A couple of us were asked to be models for the feature, so off we popped to John Lewis (where I saw Ellie Williams from the clothes swap again!) in Cardiff to get suited and booted in some donated clothes for a quick photo shoot in the furniture section. It was a bit surreal trying on various clothing from the department store, because I haven’t been shopping in so long!
Cheeky mirror photo while our lovely make-up artist Nicola does her own war paint!
Ok, so this includes the shoes and accessories, but even £300 or so on a jacket, top and leggings seems a bit much to me. Before the pledge, I’d hesitate before spending £30 on a dress, let alone £120 on a top alone!
I did wonder… could I possibly re-make this outfit myself? The leggings would be easy if I found the right fabric, as there are plenty of leggings patterns around. Take this one at BurdaStyle for example!
The peacock top would be fairly easy to make, but I’d probably go for a cheaper fabric than silk, but with a similar drape! This pattern would actually be pretty easy to draft myself! I’ve already tried my hand at drafting a skirt (more on this soon…), so it’s about time I tried to draft a top! Otherwise, I’d probably use a lengthened version of Goldfinch and Eagle’sPort Elizabeth Pattern.
As for the trickiest part of the outfit… the jacket. I’ve eyed up a certain biker jacket pattern at BurdaStyle since they released it a few years ago, but have always shyed away because I just don’t have confidence in my sewing abilities. They’ve used a very thick woolen fabric for their version here, but the Mango jacket was made out of quite a thin leather. If I could find some leather look fabric which was as soft and comfortable, then theoretically be all set…
Have you ever remade a garment you saw on the high street? How did it go? If not… ‘fess up and tell me what’s the most you’ve ever spent on clothes in one go!
Clothes swapping has become an increasingly popular way to spice up your wardrobe without breaking the bank.
How many times have you bought something on a whim, only never bothered wearing it? I know I have. Everyone seems to have at least a few garments lurking, unworn at the back of their wardrobe. Maybe you bought it because it was on sale or because it fit into whatever trend was en vogue at the time.
Charity shops are full to the brim with unwanted clothes. As they say, one man’s trash is another man’s treasure. This is where clothes swapping comes in. Also known as swishing, clothes swapping has become popular both online and offline, with swapping sites like Big Wardrobe and Swishing popping up left right and centre.
A couple of days after I began my pledge, I went along to my first ever fashion swap, armed with some unwanted clothes rescued from the back of my wardrobe. The concept is simple: you get a certain amount of ‘points’ or tokens in exchange for the items you bring along. After you’ve collected your points, the rifling begins and you hunt down your bargains.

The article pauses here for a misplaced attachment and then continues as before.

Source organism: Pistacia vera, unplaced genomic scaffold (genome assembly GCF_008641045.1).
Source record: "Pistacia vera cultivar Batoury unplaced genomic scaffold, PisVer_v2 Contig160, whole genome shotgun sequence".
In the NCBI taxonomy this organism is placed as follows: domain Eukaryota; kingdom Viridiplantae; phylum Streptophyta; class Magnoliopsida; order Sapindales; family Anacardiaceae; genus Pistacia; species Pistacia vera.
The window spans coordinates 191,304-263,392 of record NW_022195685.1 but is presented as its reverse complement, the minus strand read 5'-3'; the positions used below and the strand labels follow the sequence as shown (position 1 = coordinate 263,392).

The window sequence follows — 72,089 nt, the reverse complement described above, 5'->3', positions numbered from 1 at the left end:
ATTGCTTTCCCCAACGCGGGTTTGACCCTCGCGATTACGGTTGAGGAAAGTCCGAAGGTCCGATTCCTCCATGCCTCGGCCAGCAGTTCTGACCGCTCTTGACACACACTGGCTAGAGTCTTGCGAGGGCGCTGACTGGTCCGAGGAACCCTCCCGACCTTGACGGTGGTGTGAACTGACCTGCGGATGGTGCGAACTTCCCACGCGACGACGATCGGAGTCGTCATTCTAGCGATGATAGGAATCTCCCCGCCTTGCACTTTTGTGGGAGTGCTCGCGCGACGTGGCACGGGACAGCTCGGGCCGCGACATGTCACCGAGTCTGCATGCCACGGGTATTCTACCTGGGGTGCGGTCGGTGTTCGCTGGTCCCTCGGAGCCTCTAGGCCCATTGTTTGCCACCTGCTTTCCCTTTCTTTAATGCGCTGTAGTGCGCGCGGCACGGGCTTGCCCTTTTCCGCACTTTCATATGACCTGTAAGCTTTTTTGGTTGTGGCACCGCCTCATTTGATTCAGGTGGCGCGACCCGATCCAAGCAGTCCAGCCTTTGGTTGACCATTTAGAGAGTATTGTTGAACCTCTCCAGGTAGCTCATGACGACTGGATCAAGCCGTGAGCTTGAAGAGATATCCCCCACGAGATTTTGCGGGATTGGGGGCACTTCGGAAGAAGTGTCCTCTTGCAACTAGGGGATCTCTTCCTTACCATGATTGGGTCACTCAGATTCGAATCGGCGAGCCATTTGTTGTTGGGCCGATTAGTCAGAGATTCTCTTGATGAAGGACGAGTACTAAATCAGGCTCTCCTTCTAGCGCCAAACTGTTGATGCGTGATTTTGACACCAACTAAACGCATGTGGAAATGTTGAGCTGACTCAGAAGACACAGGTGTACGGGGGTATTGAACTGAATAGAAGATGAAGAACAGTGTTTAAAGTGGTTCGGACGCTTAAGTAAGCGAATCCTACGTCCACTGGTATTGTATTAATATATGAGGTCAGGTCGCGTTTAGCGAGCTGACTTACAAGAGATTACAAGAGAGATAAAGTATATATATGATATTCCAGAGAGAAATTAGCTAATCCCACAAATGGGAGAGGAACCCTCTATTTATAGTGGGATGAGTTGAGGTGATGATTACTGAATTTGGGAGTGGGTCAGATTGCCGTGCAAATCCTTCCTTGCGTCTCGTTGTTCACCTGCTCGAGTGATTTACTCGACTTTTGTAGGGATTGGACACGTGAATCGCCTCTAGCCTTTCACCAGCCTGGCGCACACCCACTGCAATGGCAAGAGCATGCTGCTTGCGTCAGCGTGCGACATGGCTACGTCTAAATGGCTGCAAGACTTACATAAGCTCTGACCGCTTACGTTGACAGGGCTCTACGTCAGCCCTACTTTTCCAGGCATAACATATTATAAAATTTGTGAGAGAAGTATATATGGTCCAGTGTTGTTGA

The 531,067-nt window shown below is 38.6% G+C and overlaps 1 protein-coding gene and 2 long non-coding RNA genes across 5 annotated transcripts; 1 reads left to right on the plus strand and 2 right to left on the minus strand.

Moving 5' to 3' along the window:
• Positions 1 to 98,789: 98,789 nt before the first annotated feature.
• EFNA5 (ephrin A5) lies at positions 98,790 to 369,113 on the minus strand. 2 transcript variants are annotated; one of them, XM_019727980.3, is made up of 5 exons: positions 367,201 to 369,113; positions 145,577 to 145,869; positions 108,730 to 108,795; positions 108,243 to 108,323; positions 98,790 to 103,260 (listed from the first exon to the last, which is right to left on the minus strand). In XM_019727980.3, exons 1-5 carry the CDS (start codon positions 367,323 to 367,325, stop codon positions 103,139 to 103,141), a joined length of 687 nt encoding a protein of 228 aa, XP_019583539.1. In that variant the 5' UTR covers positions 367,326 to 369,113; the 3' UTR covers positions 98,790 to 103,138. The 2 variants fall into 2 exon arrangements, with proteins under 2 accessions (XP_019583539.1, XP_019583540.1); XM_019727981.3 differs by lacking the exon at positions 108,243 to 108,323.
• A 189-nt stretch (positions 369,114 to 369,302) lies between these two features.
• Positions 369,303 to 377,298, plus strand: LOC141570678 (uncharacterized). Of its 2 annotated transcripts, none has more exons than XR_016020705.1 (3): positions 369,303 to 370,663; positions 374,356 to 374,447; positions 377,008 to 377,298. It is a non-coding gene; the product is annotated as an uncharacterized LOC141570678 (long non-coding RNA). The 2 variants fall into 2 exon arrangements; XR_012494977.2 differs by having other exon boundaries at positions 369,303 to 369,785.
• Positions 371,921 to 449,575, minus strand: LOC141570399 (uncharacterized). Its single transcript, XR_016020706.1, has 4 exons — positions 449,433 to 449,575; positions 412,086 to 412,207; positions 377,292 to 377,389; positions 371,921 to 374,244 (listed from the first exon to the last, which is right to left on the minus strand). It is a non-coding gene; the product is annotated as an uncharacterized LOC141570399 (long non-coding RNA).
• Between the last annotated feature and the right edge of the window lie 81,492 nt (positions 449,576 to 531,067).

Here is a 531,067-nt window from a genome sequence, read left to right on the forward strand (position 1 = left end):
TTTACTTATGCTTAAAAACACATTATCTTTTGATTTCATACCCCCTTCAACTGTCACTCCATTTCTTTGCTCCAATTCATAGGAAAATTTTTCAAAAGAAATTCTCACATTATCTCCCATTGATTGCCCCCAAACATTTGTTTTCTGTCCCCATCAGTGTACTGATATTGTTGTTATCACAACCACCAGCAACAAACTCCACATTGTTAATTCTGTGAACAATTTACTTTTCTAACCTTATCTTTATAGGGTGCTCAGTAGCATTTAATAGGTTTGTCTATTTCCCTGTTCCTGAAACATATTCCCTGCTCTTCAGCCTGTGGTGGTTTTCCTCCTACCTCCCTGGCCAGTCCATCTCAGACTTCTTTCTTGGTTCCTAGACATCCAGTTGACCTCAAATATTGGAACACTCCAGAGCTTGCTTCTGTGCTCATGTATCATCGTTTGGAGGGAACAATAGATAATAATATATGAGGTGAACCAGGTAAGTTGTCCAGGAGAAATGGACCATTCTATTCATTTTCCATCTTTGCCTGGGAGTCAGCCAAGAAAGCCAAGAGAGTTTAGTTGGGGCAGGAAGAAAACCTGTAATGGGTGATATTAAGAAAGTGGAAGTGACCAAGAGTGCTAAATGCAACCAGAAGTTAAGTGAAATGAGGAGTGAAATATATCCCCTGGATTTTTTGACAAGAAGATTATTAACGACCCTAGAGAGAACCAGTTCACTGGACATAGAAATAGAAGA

The Cardiff Fashion Swap at the Vulcan Lounge charged only £2 in entry fees, meaning those who brought an armful of clothes got more than their money’s worth. Swappers had brought garments aplenty and we were surrounded with potential swap items. A touch of vintage was represented with a stall courtesy of Vintage Gem Cardiff - a boutique in Radyr I definitely plan on visiting in the future.
On the high street, shopping is made easy for you. After all, it’s in a shop’s best interests to make clothes easy for you to find. Rifling through a mixture of clothes at a fashion swap is a completely different experience. I don’t know about you, but I find it much more satisfying to find a lovely item or two after a good search through clothes rather than the high street’s spoon feeding.
The Cardiff Fashion Swap was organised by recent Cardiff graduate Ellie May Williams with the help of Cardiff’s Oxfam Boutique.She tweets under @elliemay_13, and I’d keep an eye on her Twitter if I were you, as she has an Oxfam Boutique and more clothes swaps in the works. Ellie told me:
“It was lovely to see Cardiff get its swap on! Can’t wait for future swaps, where we’re hoping to get more high quality items and maybe even some vintage pieces so we can raise even more money for Oxfam!”
The night itself was pretty successful all around. Ellie told me they made £100 on the night itself and items left over will raise at least another £150 for the charity. So it’s no surprise Ellie’s planning on holding a few more in the future.
I know what you’re all thinking… what did I nab myself? I didn’t do too badly, nabbing myself a dress and a pair of shoes. Not exactly Winter wear, but hey! It was free and some of my unwanted clothes went to a better home!
People in the Cardiff area should keep an eye out for more fashion swaps. As for those of you from further afield, have you attended any fashion swaps? Or do you organise one of your own? Get in touch, and let me know which items you swapped your way to!
The photos of the event are courtesy of my lovely friend Magda, who blogs here!